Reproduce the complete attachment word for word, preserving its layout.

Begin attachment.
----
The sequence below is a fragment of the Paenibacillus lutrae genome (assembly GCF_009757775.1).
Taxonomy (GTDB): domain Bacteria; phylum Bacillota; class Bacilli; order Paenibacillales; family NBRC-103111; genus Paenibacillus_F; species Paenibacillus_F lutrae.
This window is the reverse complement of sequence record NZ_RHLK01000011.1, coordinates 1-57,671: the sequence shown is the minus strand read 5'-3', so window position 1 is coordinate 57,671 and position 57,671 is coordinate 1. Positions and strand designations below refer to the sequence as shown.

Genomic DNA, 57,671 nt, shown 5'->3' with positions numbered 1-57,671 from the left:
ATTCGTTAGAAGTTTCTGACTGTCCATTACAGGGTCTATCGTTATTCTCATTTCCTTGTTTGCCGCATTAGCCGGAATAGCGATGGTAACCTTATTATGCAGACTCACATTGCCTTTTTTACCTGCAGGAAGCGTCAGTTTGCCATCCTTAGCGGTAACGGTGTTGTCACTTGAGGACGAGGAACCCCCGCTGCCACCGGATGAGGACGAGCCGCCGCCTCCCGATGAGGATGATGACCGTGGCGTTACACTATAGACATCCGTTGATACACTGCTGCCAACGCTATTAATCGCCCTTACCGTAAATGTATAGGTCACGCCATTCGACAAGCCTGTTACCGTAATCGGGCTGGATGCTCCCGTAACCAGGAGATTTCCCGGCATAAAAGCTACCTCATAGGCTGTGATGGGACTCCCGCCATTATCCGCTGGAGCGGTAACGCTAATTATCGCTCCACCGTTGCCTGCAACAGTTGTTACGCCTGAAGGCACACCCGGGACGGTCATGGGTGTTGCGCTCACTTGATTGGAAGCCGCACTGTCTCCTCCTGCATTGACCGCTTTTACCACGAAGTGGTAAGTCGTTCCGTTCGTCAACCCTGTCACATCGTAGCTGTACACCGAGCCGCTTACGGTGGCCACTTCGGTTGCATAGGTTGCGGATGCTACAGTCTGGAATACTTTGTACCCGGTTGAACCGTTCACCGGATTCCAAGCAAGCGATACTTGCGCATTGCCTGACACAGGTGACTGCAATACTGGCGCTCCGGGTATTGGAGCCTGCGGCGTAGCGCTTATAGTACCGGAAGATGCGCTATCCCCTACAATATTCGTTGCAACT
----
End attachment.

The sequence below is a fragment of the Paenibacillus lutrae genome (assembly GCF_009757775.1).
Taxonomy (GTDB): domain Bacteria; phylum Bacillota; class Bacilli; order Paenibacillales; family NBRC-103111; genus Paenibacillus_F; species Paenibacillus_F lutrae.
This window is the reverse complement of sequence record NZ_RHLK01000011.1, coordinates 1-57,671: the sequence shown is the minus strand read 5'-3', so window position 1 is coordinate 57,671 and position 57,671 is coordinate 1. Positions and strand designations below refer to the sequence as shown.

Genomic DNA, 57,671 nt, shown 5'->3' with positions numbered 1-57,671 from the left:
ATTCGTTAGAAGTTTCTGACTGTCCATTACAGGGTCTATCGTTATTCTCATTTCCTTGTTTGCCGCATTAGCCGGAATAGCGATGGTAACCTTATTATGCAGACTCACATTGCCTTTTTTACCTGCAGGAAGCGTCAGTTTGCCATCCTTAGCGGTAACGGTGTTGTCACTTGAGGACGAGGAACCCCCGCTGCCACCGGATGAGGACGAGCCGCCGCCTCCCGATGAGGATGATGACCGTGGCGTTACACTATAGACATCCGTTGATACACTGCTGCCAACGCTATTAATCGCCCTTACCGTAAATGTATAGGTCACGCCATTCGACAAGCCTGTTACCGTAATCGGGCTGGATGCTCCCGTAACCAGGAGATTTCCCGGCATAAAAGCTACCTCATAGGCTGTGATGGGACTCCCGCCATTATCCGCTGGAGCGGTAACGCTAATTATCGCTCCACCGTTGCCTGCAACAGTTGTTACGCCTGAAGGCACACCCGGGACGGTCATGGGTGTTGCGCTCACTTGATTGGAAGCCGCACTGTCTCCTCCTGCATTGACCGCTTTTACCACGAAGTGGTAAGTCGTTCCGTTCGTCAACCCTGTCACATCGTAGCTGTACACCGAGCCGCTTACGGTGGCCACTTCGGTTGCATAGGTTGCGGATGCTACAGTCTGGAATACTTTGTACCCGGTTGAACCGTTCACCGGATTCCAAGCAAGCGATACTTGCGCATTGCCTGACACAGGTGACTGCAATACTGGCGCTCCGGGTATTGGAGCCTGCGGCGTAGCGCTTATAGTACCGGAAGATGCGCTATCCCCTACAATATTCGTTGCAACT